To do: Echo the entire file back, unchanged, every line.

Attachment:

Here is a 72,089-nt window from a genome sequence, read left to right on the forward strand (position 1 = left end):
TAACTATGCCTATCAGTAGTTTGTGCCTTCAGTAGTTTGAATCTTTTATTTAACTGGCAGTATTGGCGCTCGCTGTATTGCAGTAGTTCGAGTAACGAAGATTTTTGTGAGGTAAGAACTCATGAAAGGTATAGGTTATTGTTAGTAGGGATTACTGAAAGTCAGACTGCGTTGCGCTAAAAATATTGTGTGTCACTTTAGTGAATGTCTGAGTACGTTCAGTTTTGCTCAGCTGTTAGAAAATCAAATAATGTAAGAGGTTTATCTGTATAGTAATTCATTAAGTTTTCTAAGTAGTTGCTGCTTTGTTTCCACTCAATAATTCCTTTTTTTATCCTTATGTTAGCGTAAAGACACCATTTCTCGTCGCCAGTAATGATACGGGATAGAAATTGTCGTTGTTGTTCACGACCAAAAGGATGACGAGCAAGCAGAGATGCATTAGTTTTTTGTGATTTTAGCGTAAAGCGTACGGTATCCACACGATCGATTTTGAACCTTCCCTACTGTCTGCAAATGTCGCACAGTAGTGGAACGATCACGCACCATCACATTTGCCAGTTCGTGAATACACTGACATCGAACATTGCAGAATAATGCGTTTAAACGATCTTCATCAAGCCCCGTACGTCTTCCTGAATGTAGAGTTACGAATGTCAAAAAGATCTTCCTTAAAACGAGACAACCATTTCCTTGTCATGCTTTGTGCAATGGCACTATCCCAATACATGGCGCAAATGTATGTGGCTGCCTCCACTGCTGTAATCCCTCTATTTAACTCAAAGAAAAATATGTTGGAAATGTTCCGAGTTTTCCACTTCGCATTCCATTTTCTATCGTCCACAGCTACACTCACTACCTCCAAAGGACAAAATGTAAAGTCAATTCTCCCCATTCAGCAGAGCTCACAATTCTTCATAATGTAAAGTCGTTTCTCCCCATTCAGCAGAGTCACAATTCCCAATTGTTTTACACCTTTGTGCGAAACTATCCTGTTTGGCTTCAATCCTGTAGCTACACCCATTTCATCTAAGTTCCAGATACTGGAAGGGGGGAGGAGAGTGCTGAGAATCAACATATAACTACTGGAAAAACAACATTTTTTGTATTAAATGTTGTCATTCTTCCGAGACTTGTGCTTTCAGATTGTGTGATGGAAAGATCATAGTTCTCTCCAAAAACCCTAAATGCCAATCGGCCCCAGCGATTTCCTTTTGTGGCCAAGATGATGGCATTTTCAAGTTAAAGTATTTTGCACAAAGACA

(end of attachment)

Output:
Here is a 72,089-nt window from a genome sequence, read left to right on the forward strand (position 1 = left end):
TAACTATGCCTATCAGTAGTTTGTGCCTTCAGTAGTTTGAATCTTTTATTTAACTGGCAGTATTGGCGCTCGCTGTATTGCAGTAGTTCGAGTAACGAAGATTTTTGTGAGGTAAGAACTCATGAAAGGTATAGGTTATTGTTAGTAGGGATTACTGAAAGTCAGACTGCGTTGCGCTAAAAATATTGTGTGTCACTTTAGTGAATGTCTGAGTACGTTCAGTTTTGCTCAGCTGTTAGAAAATCAAATAATGTAAGAGGTTTATCTGTATAGTAATTCATTAAGTTTTCTAAGTAGTTGCTGCTTTGTTTCCACTCAATAATTCCTTTTTTTATCCTTATGTTAGCGTAAAGACACCATTTCTCGTCGCCAGTAATGATACGGGATAGAAATTGTCGTTGTTGTTCACGACCAAAAGGATGACGAGCAAGCAGAGATGCATTAGTTTTTTGTGATTTTAGCGTAAAGCGTACGGTATCCACACGATCGATTTTGAACCTTCCCTACTGTCTGCAAATGTCGCACAGTAGTGGAACGATCACGCACCATCACATTTGCCAGTTCGTGAATACACTGACATCGAACATTGCAGAATAATGCGTTTAAACGATCTTCATCAAGCCCCGTACGTCTTCCTGAATGTAGAGTTACGAATGTCAAAAAGATCTTCCTTAAAACGAGACAACCATTTCCTTGTCATGCTTTGTGCAATGGCACTATCCCAATACATGGCGCAAATGTATGTGGCTGCCTCCACTGCTGTAATCCCTCTATTTAACTCAAAGAAAAATATGTTGGAAATGTTCCGAGTTTTCCACTTCGCATTCCATTTTCTATCGTCCACAGCTACACTCACTACCTCCAAAGGACAAAATGTAAAGTCAATTCTCCCCATTCAGCAGAGCTCACAATTCTTCATAATGTAAAGTCGTTTCTCCCCATTCAGCAGAGTCACAATTCCCAATTGTTTTACACCTTTGTGCGAAACTATCCTGTTTGGCTTCAATCCTGTAGCTACACCCATTTCATCTAAGTTCCAGATACTGGAAGGGGGGAGGAGAGTGCTGAGAATCAACATATAACTACTGGAAAAACAACATTTTTTGTATTAAATGTTGTCATTCTTCCGAGACTTGTGCTTTCAGATTGTGTGATGGAAAGATCATAGTTCTCTCCAAAAACCCTAAATGCCAATCGGCCCCAGCGATTTCCTTTTGTGGCCAAGATGATGGCATTTTCAAGTTAAAGTATTTTGCACAAAGACA